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Re: A jar contains 12 marbles consisting of an equal number of red, green, [#permalink]

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I agree that the chance of selecting one color four times in a row is 1/495. However, couldn't this happen in 3 different ways, since there are three colors? That would make the answer 3 * 1/495 = 3/495 = 1/165.

In other words, you can select any color marble on the first attempt. Then, you have to select the same color marble on the next three attempts. This would make the calculation

1/1 * 3/11 * 2/10 * 1/9 = 1/165
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Re: A jar contains 12 marbles consisting of an equal number of red, green, [#permalink]

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Jar contains {4-red, 4-green, 4-blue} marbles. We are asked to find the probability that after removing 4 marbles only 2 colours remain in the jar, i.e., the probability of removing EITHER red, OR green, OR blue.

Sample space = 12C4 = 495.

Probability of choosing 4 red = 4C4/12C4 = 1/495.
Probability of choosing 4 green = 4C4/12C4 = 1/495.
Probability of choosing 4 blue = 4C4/12C4 = 1/495.

Required probability = 1+1+1/495 = 3/495 = 1/165. Ans (B).
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A jar contains 12 marbles consisting of an equal number of red, green, [#permalink]

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New post 17 Jul 2015, 03:18
TheGmatTutor wrote:
Thanks Engr2012. You are correct. I edited the question to reflect your comment.

There's a simpler way to solve the problem without using combinations.


Sure. But I feel it is always straightforward if I stick to first principles for Probability, Permutations and combinations. This way , scope of error reduces atleast for me.

Good question though based on the % of correct responses.
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Re: A jar contains 12 marbles consisting of an equal number of red, green, [#permalink]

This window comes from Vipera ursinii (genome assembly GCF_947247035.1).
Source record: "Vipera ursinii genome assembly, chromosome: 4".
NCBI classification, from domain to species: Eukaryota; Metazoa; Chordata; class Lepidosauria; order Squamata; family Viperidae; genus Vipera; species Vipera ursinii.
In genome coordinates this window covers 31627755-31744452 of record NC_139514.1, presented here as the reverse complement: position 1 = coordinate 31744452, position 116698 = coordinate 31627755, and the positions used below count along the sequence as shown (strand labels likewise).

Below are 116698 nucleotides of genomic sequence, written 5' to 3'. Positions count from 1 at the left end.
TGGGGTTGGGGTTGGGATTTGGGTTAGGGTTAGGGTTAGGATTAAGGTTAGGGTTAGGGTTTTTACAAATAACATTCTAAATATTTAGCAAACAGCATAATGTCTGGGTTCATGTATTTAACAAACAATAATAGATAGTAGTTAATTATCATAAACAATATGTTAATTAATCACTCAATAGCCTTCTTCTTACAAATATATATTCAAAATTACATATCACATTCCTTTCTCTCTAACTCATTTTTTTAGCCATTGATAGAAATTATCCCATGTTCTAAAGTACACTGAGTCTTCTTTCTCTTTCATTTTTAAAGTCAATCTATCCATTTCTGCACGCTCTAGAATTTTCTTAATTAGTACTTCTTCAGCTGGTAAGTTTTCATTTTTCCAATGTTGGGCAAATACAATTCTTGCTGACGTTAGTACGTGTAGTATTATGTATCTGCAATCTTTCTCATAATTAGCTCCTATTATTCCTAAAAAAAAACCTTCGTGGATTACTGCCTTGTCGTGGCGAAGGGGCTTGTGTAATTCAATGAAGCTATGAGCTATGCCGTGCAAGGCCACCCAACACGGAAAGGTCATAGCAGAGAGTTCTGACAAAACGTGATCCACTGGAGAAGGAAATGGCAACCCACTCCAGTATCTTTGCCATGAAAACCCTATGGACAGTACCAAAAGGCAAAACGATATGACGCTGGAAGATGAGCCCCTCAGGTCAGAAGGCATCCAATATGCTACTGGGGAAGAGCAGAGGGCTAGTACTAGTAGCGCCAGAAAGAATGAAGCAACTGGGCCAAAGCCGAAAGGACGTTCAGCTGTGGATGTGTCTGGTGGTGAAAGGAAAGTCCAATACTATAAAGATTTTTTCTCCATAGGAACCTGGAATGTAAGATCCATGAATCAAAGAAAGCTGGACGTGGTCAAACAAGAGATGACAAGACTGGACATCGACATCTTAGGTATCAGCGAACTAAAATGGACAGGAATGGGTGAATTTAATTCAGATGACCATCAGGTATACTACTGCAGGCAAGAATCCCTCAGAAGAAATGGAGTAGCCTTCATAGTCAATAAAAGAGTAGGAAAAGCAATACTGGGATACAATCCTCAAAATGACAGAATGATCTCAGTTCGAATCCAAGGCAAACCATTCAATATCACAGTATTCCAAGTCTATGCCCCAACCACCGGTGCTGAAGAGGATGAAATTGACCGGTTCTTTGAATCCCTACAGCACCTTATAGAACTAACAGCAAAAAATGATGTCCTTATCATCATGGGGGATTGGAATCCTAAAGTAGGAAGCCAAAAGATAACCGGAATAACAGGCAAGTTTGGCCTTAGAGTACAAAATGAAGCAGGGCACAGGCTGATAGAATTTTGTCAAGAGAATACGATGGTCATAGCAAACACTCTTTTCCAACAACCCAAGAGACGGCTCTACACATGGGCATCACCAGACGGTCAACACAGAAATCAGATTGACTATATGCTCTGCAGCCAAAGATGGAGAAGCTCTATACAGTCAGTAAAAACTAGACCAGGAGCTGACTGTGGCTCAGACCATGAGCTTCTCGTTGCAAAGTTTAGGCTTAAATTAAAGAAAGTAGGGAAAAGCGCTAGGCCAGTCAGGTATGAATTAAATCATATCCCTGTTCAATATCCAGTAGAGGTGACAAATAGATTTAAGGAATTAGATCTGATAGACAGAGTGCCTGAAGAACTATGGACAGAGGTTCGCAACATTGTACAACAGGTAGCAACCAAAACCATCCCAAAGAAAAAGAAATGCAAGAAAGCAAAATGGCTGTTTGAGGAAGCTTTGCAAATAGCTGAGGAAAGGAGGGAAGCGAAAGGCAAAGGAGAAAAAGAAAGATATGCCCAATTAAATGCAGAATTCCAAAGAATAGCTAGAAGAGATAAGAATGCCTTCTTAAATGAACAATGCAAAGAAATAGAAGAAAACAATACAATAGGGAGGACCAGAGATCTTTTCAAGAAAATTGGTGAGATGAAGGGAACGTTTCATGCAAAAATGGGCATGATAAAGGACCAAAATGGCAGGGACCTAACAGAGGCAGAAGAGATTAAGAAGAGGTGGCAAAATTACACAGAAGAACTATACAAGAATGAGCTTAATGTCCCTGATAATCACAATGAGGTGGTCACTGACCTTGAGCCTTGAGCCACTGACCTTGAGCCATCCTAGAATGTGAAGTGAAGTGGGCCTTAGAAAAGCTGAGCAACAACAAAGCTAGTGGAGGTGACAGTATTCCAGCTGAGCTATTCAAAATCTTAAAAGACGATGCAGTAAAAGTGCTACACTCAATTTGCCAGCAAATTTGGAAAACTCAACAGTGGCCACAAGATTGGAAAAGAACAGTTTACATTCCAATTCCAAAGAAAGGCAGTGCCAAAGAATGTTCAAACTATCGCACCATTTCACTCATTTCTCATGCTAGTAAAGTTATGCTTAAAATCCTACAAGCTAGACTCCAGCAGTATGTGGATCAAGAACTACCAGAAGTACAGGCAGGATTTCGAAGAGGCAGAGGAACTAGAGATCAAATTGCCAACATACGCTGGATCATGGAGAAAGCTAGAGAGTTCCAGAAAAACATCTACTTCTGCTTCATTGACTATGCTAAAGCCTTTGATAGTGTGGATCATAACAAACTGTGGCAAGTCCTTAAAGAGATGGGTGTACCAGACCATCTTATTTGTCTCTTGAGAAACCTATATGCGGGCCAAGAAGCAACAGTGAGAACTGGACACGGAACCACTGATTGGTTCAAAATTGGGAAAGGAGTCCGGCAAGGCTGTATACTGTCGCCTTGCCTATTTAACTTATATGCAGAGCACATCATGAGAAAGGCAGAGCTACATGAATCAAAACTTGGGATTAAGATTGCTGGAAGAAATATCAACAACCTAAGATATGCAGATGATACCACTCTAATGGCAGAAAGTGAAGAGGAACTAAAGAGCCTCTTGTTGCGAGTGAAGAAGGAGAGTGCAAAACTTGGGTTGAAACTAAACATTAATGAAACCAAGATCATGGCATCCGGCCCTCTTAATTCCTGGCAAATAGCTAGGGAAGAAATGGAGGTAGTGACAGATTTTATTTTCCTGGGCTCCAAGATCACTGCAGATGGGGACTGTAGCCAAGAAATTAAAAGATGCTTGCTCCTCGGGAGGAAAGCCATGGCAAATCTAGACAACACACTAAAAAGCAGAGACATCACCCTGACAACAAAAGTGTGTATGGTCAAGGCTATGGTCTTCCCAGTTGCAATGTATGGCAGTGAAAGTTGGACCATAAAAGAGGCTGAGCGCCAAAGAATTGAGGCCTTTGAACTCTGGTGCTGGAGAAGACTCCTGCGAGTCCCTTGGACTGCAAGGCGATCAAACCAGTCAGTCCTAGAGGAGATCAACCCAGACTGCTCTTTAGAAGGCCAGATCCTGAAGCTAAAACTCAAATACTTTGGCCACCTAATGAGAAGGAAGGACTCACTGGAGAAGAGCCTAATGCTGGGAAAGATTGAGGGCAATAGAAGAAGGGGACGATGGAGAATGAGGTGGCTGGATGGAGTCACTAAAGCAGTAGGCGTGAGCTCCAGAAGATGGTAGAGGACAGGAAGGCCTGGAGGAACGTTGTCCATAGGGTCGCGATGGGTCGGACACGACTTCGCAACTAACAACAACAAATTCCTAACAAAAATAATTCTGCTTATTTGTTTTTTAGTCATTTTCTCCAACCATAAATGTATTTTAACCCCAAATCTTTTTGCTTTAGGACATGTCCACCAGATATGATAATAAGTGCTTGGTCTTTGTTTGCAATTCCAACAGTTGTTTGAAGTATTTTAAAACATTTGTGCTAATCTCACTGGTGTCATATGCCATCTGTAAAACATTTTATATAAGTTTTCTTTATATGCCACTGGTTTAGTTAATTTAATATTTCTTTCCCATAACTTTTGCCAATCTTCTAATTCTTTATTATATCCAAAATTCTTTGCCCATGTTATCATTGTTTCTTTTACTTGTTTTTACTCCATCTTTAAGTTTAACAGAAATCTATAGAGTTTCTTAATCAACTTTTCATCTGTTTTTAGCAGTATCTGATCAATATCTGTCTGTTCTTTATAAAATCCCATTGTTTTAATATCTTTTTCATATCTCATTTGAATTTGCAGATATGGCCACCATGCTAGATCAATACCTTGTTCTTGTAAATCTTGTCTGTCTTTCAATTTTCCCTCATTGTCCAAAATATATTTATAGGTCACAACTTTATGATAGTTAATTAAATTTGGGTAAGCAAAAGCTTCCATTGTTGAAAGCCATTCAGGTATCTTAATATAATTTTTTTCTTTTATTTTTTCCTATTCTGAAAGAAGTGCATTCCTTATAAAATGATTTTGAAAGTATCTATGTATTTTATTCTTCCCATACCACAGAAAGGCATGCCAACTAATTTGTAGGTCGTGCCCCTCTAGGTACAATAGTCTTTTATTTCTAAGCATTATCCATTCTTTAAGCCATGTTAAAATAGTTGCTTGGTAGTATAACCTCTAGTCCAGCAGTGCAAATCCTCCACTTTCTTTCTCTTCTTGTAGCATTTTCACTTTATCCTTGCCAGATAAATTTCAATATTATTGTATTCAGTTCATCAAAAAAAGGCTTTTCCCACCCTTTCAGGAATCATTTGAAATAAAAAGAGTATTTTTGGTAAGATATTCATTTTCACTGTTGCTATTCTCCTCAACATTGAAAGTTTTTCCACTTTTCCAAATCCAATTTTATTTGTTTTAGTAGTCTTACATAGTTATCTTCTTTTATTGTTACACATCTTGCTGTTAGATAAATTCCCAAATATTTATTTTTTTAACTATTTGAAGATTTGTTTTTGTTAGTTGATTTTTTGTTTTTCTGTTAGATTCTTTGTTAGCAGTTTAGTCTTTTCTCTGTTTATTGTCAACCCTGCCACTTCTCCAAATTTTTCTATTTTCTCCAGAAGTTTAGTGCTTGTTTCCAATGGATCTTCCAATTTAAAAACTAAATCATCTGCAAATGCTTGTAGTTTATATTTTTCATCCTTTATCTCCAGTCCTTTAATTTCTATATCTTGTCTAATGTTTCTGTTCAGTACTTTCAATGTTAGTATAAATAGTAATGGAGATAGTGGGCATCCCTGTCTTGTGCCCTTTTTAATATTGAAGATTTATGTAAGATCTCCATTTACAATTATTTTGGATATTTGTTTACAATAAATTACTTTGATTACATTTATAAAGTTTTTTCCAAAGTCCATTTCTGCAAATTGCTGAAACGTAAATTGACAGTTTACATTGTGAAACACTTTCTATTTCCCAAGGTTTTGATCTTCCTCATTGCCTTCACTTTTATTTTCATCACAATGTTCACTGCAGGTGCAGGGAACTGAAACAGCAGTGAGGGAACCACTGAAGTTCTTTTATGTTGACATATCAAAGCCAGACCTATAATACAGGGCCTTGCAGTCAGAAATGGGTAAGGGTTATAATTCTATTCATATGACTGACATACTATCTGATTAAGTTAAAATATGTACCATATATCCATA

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New post 17 Jan 2017, 14:09
Its answer D

Statement 1: Find formula for 5/12 probability

b=black marbles, w=white marbles, T=total marbles

b/T * b-1/T-1 = 5 /12 Trial error: 2/3*1/2 /= 5/12 .... 6/9*5/8= 30/72 = 5/12 --> sufficient

Statement 2: Start with 1/4

w/T=1/3 and w-1/T-1 = 1/4 --> solve for w --> sufficient

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Re: A jar contains 12 marbles consisting of an equal number of red, green, [#permalink]

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New post 30 Jan 2018, 06:55
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TheGmatTutor wrote:
A jar contains 12 marbles consisting of an equal number of red, green, and blue marbles. Four marbles are removed from the jar and discarded. What is the probability that only two colors will remain in the jar after the four marbles have been removed?

(A) 1/495
(B) 1/165
(C) 1/81
(D) 1/3
(E) 1/2


We're starting with: R, R, R, R, G, G, G, G, B, B, B, B

So, P(only 2 colors remaining) = P(all 4 selected marbles are the SAME color)

P(all 4 selected marbles are the SAME color) = P(1st marble is ANY color AND 2nd marble matches 1st marble AND 3rd marble matches 1st marble AND 4th marble matches 1st marble)
= P(1st marble is ANY color) x P(2nd marble matches 1st marble) x P(3rd marble matches 1st marble) x P(4th marble matches 1st marble)
= 1 x 3/11 x 2/10 x 1/9
= 1/165

Answer: B

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Re: A jar contains 12 marbles consisting of an equal number of red, green,   [#permalink] 30 Jan 2018, 06:55